Whether it’s a small cell or macro cell tower, the cost to connect to the power grid is similar. Estimates range from $5,000–$15,000 per location. In the case of a macro cell tower that serves thousands of revenue-generating users, the cost to initially connect power can be easily justified.
For a small cell that serves only a couple of hundred people, the cost to connect to the power grid represents a much larger share of the day one CapEx compared to the macro site.
Therefore, justifying the expense of a dedicated electrical connection to the small cell becomes far more difficult. Keeping in mind that this cost does not include power backup which is essential for cell uptime.
New space constraints
A macro tower site is pre-designed with the power cabinet and power meter typically housed in a dedicated space within the shelter. In deploying urban small cells, mobile network operators must work within the constraints of the available space.
On lamp posts or utility poles, for example, there may not be room for a dedicated power source, meter or backup power supply. Small cell solutions that can integrate with street furniture or are available pre-assembled for faster turn-up can help operators deal with these challenges.
The need to plan for power
Typically, the first step in network design focuses on coverage. For small cells, that means ensuring infill coverage between buildings, along urban canyons, and in other hard-to-reach areas. Often, it’s not until after the site survey that engineers discover there is no electrical power close to some of the proposed small cell locations.
Tapping power from existing buildings and/or getting municipal approval involves negotiations with building owners, tenants and local agencies, and takes time. Total time needed to deploy small cells is now estimated at 18 to 24 months.
Emerging need for power backup
It should be noted that relying on power from the grid does not necessarily guarantee 100 percent uptime. Electrical feeds can be and often are interrupted by lightning strikes, blown transformers, auto accidents and even rodents.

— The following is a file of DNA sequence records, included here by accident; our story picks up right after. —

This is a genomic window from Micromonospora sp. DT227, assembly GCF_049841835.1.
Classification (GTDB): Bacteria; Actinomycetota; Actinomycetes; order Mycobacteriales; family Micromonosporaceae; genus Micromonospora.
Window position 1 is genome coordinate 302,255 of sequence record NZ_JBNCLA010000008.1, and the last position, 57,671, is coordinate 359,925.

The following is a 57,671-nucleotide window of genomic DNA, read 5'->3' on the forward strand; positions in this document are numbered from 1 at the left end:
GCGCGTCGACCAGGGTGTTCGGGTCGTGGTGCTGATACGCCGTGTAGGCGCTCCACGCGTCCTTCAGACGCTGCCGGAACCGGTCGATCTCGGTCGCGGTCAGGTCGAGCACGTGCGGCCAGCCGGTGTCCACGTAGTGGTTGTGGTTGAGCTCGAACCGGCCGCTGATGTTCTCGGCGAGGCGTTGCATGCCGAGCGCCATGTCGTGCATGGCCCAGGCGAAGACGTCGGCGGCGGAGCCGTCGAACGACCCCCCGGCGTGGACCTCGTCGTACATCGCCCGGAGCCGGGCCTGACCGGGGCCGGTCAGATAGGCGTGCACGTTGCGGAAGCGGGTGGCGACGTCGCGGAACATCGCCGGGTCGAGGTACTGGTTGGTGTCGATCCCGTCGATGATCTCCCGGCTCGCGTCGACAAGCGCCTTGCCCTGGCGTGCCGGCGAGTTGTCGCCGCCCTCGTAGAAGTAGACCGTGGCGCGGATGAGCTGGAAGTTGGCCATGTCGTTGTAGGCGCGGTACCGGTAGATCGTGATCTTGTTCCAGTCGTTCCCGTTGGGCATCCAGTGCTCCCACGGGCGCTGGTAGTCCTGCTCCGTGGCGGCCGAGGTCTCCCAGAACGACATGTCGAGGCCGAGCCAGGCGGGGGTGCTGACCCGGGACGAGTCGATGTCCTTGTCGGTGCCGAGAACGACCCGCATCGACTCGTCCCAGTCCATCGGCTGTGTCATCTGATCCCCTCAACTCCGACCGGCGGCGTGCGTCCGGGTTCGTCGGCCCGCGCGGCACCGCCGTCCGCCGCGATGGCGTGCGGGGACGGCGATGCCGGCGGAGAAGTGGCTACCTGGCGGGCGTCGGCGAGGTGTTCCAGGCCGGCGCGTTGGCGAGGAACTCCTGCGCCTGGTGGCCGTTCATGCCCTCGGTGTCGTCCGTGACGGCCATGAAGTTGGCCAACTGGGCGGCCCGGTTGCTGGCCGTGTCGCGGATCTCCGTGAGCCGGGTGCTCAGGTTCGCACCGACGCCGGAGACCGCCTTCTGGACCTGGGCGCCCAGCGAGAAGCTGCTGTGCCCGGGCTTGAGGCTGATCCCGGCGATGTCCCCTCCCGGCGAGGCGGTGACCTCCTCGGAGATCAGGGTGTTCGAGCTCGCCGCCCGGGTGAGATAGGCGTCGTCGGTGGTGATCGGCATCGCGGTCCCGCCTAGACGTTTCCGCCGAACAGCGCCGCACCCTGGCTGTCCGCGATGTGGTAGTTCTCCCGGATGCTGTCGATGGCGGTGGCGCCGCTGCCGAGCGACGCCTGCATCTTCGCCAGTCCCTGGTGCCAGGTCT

In recent years, the grid’s susceptibility to outages has led to networks investing more heavily in battery backup systems. This will become increasingly more important for small cells. Until now, small cells have largely been deployed to supplement coverage and capacity within the macro layer.
As power backup in the macro layer becomes the norm, there has been less urgency to invest in small cell power backup. However, in the future, small cells will also be used to offer new 5G services based on the new 5G radio standard.
Those include ultra-reliable low latency and massive IoT scenarios, as well as many more that have yet to be developed.
In a grid-powered heterogeneous 5G network, macro cells most likely will have their current battery or diesel generator backup. So, a power outage would have less impact on the macro layer.
However, small cells which do not presently come with power backup would be down during a power outage. While the macro layer may be sufficient to maintain a basic level of service for customers within the coverage area, it would not be able to support those applications that make full use of the new 5G features.
Small cells deployed to fill coverage gaps in critical areas will likely be among the first to need backup. Therefore, power backup should be part of any small cell deployment plans prior to day one rollout.
Here again, applying a macro solution to a small cell power problem will not work. While battery backups can be added to a macro site without affecting siting issues, this is not often the case with small cells.
In some instances, the power backup solution can take up more space than the small cell itself; if that backup solution involves a diesel generator there are additional permitting and environmental issues to overcome as well.